For the past couple of years, I’ve worked in a college writing center. I really like this job. Students come to me with their papers, and we confer about their writing. They think we’re working on the assignments, but my true goal is helping them develop as writers. Since my retirement from full-time teaching, I’ve plied my trade in a variety of education-related contexts, but these writing center conferences just might be the most gratifying. Why?
The least important reason is the most selfish. There is no advance preparation, and there is no work to take home. I arrive fresh, and I depart unburdened. This leaves time and energy for my other pursuits.
The other reasons why I like all these writing conferences may be of interest to other writing teachers.
There is no wasted energy in a writing conference. Sometimes in a class I feel like my instruction is shooting off sparks that don’t really ignite anything. Maybe some students have other pressing issues on their minds. Maybe I’m teaching some mandated content that I don’t really believe in, and the students can tell. Maybe my approach is reaching some students but falling short with others. With one-to-one conferences, none of that is a factor. If my approach isn’t working, I know immediately and switch to another path. The student and I are focused, 100% productive, and locked on to a mission. The student sets the conference agenda, and my role is help him discover how to get un-stuck, apply a rhetorical or mechanical concept, or think about writing in new ways. Everything we say and do together in our writing conference is directly related to developing a specific piece of writing and to helping him grow in confidence and competence as a writer.
One-to-one instruction provides opportunity for personal connection. Because conferring is individualized, it’s more conversational than whole-class instruction. As I talk with students, they can usually tell I’m interested in their writing and thinking, and I truly care about helping them. When that realization kicks in, we move to a higher plane of transaction in our communication. Their writer brains become more energized, and their writer muscles flex more deliberately. Each conferring session ends with better writing, a stronger writer, and exchanges of gratitude. They thank me for my help, and I thank them for the opportunity to work with them, and I encourage them to return.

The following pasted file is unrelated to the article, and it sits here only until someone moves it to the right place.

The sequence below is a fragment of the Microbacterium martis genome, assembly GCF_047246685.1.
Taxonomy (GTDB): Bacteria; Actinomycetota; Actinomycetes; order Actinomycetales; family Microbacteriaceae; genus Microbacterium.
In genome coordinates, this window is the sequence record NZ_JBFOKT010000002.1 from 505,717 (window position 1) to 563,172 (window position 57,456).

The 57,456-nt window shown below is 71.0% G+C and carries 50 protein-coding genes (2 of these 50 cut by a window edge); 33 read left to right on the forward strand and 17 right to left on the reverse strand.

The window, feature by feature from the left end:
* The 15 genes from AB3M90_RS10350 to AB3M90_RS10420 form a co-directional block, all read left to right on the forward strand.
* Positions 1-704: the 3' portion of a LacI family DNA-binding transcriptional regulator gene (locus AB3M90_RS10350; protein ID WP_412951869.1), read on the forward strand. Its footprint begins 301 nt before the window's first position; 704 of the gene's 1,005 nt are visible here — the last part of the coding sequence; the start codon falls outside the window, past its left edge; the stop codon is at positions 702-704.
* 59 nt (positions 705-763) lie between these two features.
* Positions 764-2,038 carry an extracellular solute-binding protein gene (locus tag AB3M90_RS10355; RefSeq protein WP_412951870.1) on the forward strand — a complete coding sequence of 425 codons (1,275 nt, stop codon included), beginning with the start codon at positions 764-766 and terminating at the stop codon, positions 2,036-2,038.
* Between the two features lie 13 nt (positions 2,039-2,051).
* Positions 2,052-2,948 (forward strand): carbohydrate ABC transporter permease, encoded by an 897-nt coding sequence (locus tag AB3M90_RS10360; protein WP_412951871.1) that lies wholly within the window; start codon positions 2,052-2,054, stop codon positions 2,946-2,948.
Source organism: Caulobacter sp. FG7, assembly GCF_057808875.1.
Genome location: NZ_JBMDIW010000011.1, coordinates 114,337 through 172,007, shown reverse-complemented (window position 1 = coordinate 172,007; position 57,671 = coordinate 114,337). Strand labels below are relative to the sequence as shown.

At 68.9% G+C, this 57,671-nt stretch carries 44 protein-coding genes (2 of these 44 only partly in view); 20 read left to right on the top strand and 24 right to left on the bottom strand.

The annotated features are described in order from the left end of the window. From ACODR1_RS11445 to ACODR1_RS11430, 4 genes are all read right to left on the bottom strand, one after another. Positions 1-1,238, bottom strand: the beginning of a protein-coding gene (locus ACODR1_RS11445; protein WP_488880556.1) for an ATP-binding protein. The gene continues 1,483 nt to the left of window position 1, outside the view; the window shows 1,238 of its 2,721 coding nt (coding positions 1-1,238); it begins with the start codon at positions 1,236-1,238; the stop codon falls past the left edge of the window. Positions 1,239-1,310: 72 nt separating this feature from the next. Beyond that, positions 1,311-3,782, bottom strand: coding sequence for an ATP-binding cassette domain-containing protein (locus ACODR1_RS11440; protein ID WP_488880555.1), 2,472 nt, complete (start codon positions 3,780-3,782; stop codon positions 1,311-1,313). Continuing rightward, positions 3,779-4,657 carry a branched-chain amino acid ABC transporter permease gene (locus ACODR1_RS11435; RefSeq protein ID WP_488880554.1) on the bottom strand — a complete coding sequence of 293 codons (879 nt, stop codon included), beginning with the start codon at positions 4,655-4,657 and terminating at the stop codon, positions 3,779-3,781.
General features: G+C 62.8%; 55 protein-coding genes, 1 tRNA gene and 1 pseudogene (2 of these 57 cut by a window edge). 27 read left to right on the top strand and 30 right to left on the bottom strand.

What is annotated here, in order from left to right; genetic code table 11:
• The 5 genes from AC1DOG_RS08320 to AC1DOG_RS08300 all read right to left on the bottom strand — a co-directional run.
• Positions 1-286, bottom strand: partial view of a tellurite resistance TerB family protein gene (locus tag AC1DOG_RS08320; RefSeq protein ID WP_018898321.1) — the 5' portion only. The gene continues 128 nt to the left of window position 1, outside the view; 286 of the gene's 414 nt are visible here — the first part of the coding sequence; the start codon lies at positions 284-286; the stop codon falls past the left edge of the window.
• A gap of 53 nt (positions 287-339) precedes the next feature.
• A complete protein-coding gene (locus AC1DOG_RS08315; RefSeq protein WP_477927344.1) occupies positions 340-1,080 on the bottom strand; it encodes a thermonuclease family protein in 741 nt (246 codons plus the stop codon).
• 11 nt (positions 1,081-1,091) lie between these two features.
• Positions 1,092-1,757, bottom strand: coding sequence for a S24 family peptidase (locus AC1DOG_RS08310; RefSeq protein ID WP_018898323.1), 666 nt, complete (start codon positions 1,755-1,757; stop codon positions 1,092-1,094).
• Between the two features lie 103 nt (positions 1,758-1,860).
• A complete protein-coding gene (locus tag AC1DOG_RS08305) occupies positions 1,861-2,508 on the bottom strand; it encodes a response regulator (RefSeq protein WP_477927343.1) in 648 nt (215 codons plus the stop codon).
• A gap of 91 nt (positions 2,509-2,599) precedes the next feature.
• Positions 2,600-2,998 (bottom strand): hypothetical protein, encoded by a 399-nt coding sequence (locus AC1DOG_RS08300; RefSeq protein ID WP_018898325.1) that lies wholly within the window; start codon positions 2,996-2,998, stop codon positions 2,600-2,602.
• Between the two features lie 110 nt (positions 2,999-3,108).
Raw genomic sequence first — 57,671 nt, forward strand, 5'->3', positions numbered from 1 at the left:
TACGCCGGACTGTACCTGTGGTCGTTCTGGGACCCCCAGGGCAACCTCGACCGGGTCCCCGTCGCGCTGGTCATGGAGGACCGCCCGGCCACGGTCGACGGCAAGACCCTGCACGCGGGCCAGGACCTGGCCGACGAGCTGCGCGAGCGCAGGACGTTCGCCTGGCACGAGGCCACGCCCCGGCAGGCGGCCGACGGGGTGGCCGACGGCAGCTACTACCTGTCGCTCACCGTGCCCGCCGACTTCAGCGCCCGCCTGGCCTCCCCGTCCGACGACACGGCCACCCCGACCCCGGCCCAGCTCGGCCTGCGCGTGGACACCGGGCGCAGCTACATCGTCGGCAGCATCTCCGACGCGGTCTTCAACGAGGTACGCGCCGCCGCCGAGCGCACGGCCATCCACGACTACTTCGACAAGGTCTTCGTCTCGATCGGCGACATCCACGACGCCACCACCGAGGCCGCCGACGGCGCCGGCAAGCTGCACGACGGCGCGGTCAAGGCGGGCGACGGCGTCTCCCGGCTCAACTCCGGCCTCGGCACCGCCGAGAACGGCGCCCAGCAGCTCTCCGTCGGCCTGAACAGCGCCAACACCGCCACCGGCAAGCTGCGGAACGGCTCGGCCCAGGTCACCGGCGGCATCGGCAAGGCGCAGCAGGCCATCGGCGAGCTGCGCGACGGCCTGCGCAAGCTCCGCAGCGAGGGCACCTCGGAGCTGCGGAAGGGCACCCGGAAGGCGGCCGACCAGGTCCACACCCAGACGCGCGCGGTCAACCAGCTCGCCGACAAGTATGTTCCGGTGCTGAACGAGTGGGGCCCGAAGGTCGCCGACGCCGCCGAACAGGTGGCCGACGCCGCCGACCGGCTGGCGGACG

Some writing problems are best solved individually. Understanding writing as a process is a revelation for some students. My favorite tutoring sessions are those where a student doesn’t how to begin. She may have some ideas or understanding of content but not quite see how to develop that material into an organized multi-paragraph format. I usually ask a student like this to just talk about what she wants to say while I take some notes. Then I present her own words to her in a rough outline form. Aha! Suddenly those scattered thoughts look a lot better when they have some structure imposed on them. Then we talk about how the human mind can think up cool stuff, but it doesn’t arrive in an orderly manner. The writer’s job is to arrange those cool ideas so that they can be easily digested by a reader. That progression from scattered thoughts to somewhat organized ideas to a well-reasoned, reader-friendly argument is a process that students will eventually learn to trust.
When students are under time pressure, they may want to generate an entire paper all at the same time without understanding that it must be built and developed rather than just flung down in one splash. These writers try to start with the introduction’s first sentence, jam right through to the conclusion, print it out, and hand that sucker in. Writing just doesn’t work that way! No wonder they are stuck! I explain that having a general direction is a good idea, but it might actually be most useful to write the body paragraphs first and then craft an introduction and conclusion for that material. Starting with what they understand best is usually more productive than trying to start with some vague notion of an attention-grabber in an introduction for material that doesn’t exist.
Some students have an assignment sheet but are paralyzed by the all of the requirements and expectations: underline topic sentences, mark details in the margin, APA style, etc. Again, these students may try to “efficiently” write an essay while simultaneously inserting all of these non-rhetorical elements. I tell these writers they are trying to paint the house before it’s built. They need to go through the discovery and development phases of the process. There are no shortcuts.
Discussions about these issues rarely happen in whole-class settings for a variety of reason. Even when these topics are discussed in class, individual students may not see them as personally relevant, even if they are. But when these conversations about writing happen in a one-to-one conference, the learning is focused, individualized, and more personally gratifying.
These benefits are real, but I wonder if they transfer to settings beyond college writing centers. Do they have relevance for classroom teachers who hold writing conferences with their students? Thanks for your feedback.